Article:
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How to evaluate multiple offers & a counter offer
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Q  "Choosing from multiple offers & a counter offer"
When a career search has born too much fruit, how does one choose the best
possible position? How does one filter through, when all offers are intriguing? And how does one evaluate a counter-offer if the current employer offers one?

A  People, product and reputation. Those are the key criteria in evaluating your options, assuming the money is in the right ballpark. Even if you take the wrong job in a company that scores high on those three criteria, you will make your way into the right job quickly and the money will follow.

Everything else is ephemeral and incidental.

1. People. Make sure they'll be good to work with. If you've interviewed with only a few, ask to meet more. Ask to meet managers and people whose own work will directly impact your ability to do your job effectively. You'll quickly see what life will be like on the job. Too often, job candidates see an appealing job and take it, only to find that the people they have to work with (not necessarily in their own department) are inept, unmotivated, unenthusiastic, or just plain miserable to work with. Try to figure out who will be part of your "cross-departmental" work team, and spend some time with them. Ask about management's "reward" practices - do they acknowledge good performers with raises, promotions, new projects and exciting work? Finally, do a search (at the library and online) for the people in the organization who are the key players - see what the professional and business press has to say about them. Don't base your decision strictly on the job interview THEY want you to have.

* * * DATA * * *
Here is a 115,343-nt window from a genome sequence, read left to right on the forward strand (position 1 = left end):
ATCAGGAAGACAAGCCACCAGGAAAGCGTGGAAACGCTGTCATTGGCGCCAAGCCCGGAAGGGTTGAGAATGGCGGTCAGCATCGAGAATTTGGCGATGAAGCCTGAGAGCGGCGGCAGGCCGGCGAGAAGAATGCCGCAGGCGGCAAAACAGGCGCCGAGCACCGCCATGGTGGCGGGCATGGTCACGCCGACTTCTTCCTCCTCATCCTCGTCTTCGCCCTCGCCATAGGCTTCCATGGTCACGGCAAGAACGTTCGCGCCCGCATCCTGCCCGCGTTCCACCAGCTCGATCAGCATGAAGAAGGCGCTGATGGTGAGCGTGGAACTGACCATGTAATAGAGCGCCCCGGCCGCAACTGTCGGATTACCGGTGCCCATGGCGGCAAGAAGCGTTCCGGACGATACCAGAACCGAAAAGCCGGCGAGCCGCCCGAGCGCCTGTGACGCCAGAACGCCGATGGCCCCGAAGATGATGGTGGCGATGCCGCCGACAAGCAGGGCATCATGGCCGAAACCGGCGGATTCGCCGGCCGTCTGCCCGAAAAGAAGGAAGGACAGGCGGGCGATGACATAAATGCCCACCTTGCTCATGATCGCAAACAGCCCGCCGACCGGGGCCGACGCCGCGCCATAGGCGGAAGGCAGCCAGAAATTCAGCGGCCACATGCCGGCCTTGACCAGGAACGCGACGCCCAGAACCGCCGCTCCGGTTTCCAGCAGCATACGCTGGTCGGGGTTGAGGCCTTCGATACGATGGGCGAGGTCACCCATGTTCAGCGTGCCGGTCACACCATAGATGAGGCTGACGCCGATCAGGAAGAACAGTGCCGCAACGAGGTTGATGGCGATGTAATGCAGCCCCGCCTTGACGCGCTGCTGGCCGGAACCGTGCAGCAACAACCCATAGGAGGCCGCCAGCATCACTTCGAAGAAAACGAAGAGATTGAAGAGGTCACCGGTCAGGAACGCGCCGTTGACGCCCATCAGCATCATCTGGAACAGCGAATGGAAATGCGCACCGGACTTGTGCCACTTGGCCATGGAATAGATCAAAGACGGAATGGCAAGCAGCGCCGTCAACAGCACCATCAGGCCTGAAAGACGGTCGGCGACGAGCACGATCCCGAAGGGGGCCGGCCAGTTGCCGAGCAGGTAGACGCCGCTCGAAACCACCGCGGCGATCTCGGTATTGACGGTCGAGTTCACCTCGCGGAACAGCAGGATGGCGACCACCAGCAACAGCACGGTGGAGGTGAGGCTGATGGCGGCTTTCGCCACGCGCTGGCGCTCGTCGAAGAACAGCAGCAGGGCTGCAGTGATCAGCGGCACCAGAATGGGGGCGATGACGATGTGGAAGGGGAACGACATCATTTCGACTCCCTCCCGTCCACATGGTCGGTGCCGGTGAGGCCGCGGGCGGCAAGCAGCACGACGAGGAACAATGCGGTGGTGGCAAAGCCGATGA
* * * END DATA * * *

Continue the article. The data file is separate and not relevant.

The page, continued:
2. The product. You judge a product (or service) by comparing it to competing or similar products. You can also try to benchmark it against itself - what did it look like a year ago? Two? Five? How has it evolved to meet the needs of the customer? Has the product changed on a continuous curve, or has it made some leaps that significantly changed the way its customers benefit from it? Did the organization take some risks to drive improvements? Or has it been complacent? Make an educated guess about what competing product might replace THIS product in customers' minds a year or three down the road (especially consider internet-related services/info/products, whether they cost $ or not). All these "measures" will suggest something about the future, and about how your own ideas/contributions might be met by management. These are issues to discuss in your interview. If the interviews are over, request an additional meeting to go over your "strategic questions".

3. Reputation. Again, search the professional and business media for information. Talk to reporters who write about the organization. Most important, talk to the customers. Review the questions in (2) above with them as well. You'll learn a great deal.

Then, apply these same criteria to your current job and employer. It will take a lot of thought, research and time spent with people who will have a lot of potential impact on your future - and it's the value of that future you're trying to assess. When you've got the information you need, you'll be able to put the compensation, the benefits and all the other relevant issues into perspective when evaluating your offers.

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